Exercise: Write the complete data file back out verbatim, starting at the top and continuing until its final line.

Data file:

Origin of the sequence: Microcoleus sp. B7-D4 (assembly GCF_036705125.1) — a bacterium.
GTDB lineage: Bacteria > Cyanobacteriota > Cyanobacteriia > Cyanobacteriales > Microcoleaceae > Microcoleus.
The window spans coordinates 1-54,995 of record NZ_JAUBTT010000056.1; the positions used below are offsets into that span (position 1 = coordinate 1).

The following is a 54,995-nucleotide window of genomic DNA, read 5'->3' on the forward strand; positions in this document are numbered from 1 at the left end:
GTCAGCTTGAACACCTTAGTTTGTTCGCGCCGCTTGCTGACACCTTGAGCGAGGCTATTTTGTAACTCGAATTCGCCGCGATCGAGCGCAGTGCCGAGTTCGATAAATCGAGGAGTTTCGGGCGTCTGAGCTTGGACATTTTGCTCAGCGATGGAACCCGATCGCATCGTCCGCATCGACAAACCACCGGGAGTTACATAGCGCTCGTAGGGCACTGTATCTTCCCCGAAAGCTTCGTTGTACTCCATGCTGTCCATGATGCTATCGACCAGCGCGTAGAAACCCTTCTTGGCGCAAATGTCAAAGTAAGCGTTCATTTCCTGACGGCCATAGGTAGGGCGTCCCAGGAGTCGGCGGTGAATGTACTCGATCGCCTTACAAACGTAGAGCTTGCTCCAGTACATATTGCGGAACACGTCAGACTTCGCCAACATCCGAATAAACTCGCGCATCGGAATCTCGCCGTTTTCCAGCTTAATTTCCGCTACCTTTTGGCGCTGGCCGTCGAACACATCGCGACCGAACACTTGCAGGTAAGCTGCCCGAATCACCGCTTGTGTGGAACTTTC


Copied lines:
Origin of the sequence: Microcoleus sp. B7-D4 (assembly GCF_036705125.1) — a bacterium.
GTDB lineage: Bacteria > Cyanobacteriota > Cyanobacteriia > Cyanobacteriales > Microcoleaceae > Microcoleus.
The window spans coordinates 1-54,995 of record NZ_JAUBTT010000056.1; the positions used below are offsets into that span (position 1 = coordinate 1).

The following is a 54,995-nucleotide window of genomic DNA, read 5'->3' on the forward strand; positions in this document are numbered from 1 at the left end:
GTCAGCTTGAACACCTTAGTTTGTTCGCGCCGCTTGCTGACACCTTGAGCGAGGCTATTTTGTAACTCGAATTCGCCGCGATCGAGCGCAGTGCCGAGTTCGATAAATCGAGGAGTTTCGGGCGTCTGAGCTTGGACATTTTGCTCAGCGATGGAACCCGATCGCATCGTCCGCATCGACAAACCACCGGGAGTTACATAGCGCTCGTAGGGCACTGTATCTTCCCCGAAAGCTTCGTTGTACTCCATGCTGTCCATGATGCTATCGACCAGCGCGTAGAAACCCTTCTTGGCGCAAATGTCAAAGTAAGCGTTCATTTCCTGACGGCCATAGGTAGGGCGTCCCAGGAGTCGGCGGTGAATGTACTCGATCGCCTTACAAACGTAGAGCTTGCTCCAGTACATATTGCGGAACACGTCAGACTTCGCCAACATCCGAATAAACTCGCGCATCGGAATCTCGCCGTTTTCCAGCTTAATTTCCGCTACCTTTTGGCGCTGGCCGTCGAACACATCGCGACCGAACACTTGCAGGTAAGCTGCCCGAATCACCGCTTGTGTGGAACTTTC